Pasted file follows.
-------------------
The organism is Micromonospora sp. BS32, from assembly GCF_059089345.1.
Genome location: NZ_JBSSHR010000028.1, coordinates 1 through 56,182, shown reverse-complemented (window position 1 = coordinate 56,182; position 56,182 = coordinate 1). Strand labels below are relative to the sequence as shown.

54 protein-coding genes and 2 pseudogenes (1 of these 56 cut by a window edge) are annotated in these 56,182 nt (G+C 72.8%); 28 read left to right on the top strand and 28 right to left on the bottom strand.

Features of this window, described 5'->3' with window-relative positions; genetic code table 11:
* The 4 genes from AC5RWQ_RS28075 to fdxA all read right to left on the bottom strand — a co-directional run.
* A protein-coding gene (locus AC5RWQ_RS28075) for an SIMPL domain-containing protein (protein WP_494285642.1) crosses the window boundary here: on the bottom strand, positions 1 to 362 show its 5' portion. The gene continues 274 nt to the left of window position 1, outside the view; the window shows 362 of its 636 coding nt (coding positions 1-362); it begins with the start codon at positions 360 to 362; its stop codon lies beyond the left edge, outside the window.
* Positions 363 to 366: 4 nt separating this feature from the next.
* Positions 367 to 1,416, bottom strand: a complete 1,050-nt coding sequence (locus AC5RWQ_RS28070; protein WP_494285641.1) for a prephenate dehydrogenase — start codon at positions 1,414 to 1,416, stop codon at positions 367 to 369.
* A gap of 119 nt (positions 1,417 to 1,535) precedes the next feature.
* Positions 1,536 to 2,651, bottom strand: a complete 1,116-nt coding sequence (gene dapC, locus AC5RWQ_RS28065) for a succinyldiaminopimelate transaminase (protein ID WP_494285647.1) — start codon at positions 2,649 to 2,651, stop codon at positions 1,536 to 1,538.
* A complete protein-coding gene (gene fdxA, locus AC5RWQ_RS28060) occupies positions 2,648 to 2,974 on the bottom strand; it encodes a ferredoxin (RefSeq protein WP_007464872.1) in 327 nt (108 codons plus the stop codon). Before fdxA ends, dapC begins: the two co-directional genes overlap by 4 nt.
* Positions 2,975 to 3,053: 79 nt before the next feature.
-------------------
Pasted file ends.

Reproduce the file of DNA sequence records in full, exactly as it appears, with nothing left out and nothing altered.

The organism is Micromonospora sp. BS32, from assembly GCF_059089345.1.
Genome location: NZ_JBSSHR010000028.1, coordinates 1 through 56,182, shown reverse-complemented (window position 1 = coordinate 56,182; position 56,182 = coordinate 1). Strand labels below are relative to the sequence as shown.

54 protein-coding genes and 2 pseudogenes (1 of these 56 cut by a window edge) are annotated in these 56,182 nt (G+C 72.8%); 28 read left to right on the top strand and 28 right to left on the bottom strand.

Features of this window, described 5'->3' with window-relative positions; genetic code table 11:
* The 4 genes from AC5RWQ_RS28075 to fdxA all read right to left on the bottom strand — a co-directional run.
* A protein-coding gene (locus AC5RWQ_RS28075) for an SIMPL domain-containing protein (protein WP_494285642.1) crosses the window boundary here: on the bottom strand, positions 1 to 362 show its 5' portion. The gene continues 274 nt to the left of window position 1, outside the view; the window shows 362 of its 636 coding nt (coding positions 1-362); it begins with the start codon at positions 360 to 362; its stop codon lies beyond the left edge, outside the window.
* Positions 363 to 366: 4 nt separating this feature from the next.
* Positions 367 to 1,416, bottom strand: a complete 1,050-nt coding sequence (locus AC5RWQ_RS28070; protein WP_494285641.1) for a prephenate dehydrogenase — start codon at positions 1,414 to 1,416, stop codon at positions 367 to 369.
* A gap of 119 nt (positions 1,417 to 1,535) precedes the next feature.
* Positions 1,536 to 2,651, bottom strand: a complete 1,116-nt coding sequence (gene dapC, locus AC5RWQ_RS28065) for a succinyldiaminopimelate transaminase (protein ID WP_494285647.1) — start codon at positions 2,649 to 2,651, stop codon at positions 1,536 to 1,538.
* A complete protein-coding gene (gene fdxA, locus AC5RWQ_RS28060) occupies positions 2,648 to 2,974 on the bottom strand; it encodes a ferredoxin (RefSeq protein WP_007464872.1) in 327 nt (108 codons plus the stop codon). Before fdxA ends, dapC begins: the two co-directional genes overlap by 4 nt.
* Positions 2,975 to 3,053: 79 nt before the next feature.